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Has Economics Progressed? Rectilinear, Historicist, Universalist, and Evolutionary Historiographies


  • Elias L. Khalil


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  • Elias L. Khalil, 1995. "Has Economics Progressed? Rectilinear, Historicist, Universalist, and Evolutionary Historiographies," History of Political Economy, Duke University Press, vol. 27(1), pages 43-87, Spring.
  • Handle: RePEc:hop:hopeec:v:27:y:1995:i:1:p:43-87

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    References listed on IDEAS

    1. Rod O'Donnell, 1992. "The Unwritten Books and Papers of J. M. Keynes," History of Political Economy, Duke University Press, vol. 24(4), pages 767-817, Winter.
    2. Peter D. Groenewegen, 1988. "Alfred Marshall and the Establishment of the Cambridge Economic Tripos," History of Political Economy, Duke University Press, vol. 20(4), pages 627-667, Winter.
    3. Pollard, Sidney, 1994. "New Light on an Old Master: Review Article," Economic Journal, Royal Economic Society, vol. 104(422), pages 138-153, January.
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    Cited by:

    1. Altug Yalcintas, 2012. "Between a rock and a hard place: second thoughts on Laibman’s Deep History and the theory of punctuated equilibrium with regard to intellectual evolution," The Journal of Philosophical Economics, Bucharest Academy of Economic Studies, The Journal of Philosophical Economics, vol. 6(1), November.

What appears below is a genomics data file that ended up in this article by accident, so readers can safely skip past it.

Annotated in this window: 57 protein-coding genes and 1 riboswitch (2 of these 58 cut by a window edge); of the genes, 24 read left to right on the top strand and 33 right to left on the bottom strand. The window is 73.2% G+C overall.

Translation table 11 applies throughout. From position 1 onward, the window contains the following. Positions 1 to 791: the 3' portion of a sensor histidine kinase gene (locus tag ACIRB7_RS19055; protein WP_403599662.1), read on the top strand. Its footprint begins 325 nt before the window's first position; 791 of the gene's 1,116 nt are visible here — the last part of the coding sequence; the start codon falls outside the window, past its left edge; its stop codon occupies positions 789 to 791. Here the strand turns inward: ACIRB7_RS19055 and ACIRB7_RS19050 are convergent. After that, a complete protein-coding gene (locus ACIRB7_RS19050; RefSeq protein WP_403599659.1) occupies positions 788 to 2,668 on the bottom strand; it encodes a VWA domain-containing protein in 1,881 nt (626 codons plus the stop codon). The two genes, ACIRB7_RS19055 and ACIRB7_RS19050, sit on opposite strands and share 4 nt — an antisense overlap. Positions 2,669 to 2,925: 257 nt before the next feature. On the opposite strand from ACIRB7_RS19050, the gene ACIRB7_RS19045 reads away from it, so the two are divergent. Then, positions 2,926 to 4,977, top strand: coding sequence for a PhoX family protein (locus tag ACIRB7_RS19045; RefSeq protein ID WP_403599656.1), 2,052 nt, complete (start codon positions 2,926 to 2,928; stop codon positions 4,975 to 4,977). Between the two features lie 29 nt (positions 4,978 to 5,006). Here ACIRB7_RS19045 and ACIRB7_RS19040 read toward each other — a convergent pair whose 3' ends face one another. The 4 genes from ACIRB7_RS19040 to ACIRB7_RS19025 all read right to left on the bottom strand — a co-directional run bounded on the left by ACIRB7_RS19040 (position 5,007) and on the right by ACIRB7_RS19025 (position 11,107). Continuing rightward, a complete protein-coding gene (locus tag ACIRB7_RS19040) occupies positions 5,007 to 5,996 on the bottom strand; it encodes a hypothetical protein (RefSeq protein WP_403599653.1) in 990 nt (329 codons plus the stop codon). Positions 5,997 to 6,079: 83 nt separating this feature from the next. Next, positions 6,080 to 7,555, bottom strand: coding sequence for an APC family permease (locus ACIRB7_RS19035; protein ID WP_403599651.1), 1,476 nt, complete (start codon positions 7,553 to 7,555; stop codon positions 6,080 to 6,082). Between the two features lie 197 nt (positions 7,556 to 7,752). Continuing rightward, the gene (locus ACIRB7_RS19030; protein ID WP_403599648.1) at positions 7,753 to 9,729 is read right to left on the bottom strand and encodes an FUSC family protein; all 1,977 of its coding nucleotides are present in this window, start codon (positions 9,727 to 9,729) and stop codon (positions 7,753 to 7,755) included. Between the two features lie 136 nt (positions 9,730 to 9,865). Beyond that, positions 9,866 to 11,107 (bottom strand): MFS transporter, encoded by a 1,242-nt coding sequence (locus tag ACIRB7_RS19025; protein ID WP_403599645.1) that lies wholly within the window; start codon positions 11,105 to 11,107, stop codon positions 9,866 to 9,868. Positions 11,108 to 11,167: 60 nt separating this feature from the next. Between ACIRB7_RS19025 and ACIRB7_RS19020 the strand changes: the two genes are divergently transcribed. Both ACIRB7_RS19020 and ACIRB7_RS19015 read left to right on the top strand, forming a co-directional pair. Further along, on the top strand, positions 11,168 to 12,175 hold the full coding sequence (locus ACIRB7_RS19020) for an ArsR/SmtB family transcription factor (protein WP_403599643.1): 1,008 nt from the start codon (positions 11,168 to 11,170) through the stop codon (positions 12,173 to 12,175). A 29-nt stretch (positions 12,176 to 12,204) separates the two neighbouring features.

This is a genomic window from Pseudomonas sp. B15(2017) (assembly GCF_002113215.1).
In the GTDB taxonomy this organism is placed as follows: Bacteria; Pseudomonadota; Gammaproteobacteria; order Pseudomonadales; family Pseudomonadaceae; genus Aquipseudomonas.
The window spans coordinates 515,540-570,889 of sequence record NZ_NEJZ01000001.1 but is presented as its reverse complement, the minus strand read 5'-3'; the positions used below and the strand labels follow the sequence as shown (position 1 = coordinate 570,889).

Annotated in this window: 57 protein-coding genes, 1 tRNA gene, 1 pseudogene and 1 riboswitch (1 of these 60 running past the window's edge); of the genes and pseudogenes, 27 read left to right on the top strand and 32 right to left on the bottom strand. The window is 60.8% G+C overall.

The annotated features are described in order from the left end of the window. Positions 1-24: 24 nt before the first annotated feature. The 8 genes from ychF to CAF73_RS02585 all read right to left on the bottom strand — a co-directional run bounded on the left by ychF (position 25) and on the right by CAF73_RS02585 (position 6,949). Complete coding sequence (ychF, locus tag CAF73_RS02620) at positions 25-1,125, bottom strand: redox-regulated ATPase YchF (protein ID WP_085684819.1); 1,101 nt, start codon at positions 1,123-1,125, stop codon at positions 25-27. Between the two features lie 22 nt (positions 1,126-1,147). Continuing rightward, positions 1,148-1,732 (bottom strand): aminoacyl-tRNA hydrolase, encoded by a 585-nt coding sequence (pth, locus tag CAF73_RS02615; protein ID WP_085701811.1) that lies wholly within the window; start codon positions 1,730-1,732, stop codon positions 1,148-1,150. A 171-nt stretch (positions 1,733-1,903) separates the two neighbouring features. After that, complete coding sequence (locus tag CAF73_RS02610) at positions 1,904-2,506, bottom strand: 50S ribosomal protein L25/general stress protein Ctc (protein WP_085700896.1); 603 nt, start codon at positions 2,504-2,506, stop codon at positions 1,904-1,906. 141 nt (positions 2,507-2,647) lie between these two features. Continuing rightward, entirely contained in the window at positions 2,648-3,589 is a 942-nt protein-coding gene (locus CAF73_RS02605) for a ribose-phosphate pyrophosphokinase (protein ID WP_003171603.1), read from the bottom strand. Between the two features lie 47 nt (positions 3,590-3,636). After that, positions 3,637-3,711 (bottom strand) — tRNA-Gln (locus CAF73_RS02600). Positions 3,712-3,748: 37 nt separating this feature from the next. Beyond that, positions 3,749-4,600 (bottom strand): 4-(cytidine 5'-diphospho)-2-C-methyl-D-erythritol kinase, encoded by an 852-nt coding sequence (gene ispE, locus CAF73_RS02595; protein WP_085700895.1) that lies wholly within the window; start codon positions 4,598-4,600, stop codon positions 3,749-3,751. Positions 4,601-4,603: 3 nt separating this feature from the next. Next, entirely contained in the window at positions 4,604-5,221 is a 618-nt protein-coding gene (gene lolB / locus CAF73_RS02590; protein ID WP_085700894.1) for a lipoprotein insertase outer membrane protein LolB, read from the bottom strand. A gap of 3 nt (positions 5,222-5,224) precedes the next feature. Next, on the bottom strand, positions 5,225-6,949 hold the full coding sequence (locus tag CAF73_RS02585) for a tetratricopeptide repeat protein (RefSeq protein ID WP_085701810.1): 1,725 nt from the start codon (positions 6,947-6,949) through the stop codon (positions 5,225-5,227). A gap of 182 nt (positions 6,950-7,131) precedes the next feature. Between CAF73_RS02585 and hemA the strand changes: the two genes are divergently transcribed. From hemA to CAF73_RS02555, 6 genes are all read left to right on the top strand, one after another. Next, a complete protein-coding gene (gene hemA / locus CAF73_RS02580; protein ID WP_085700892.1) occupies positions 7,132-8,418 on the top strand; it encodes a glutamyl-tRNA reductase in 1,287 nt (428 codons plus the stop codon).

2. Khalil, Elias L., 2010. "The Bayesian fallacy: Distinguishing internal motivations and religious beliefs from other beliefs," Journal of Economic Behavior & Organization, Elsevier, vol. 75(2), pages 268-280, August.
    3. Elias Khalil, 1999. "Institutions, Naturalism and Evolution," Review of Political Economy, Taylor & Francis Journals, vol. 11(1), pages 61-81.
    4. Khalil, Elias, 2008. "The Bayesian Fallacy: Distinguishing Four Kinds of Beliefs," MPRA Paper 8474, University Library of Munich, Germany, revised 26 Apr 2008.
    5. Mark Blaug, 2001. "No History of Ideas, Please, We're Economists," Journal of Economic Perspectives, American Economic Association, vol. 15(1), pages 145-164, Winter.

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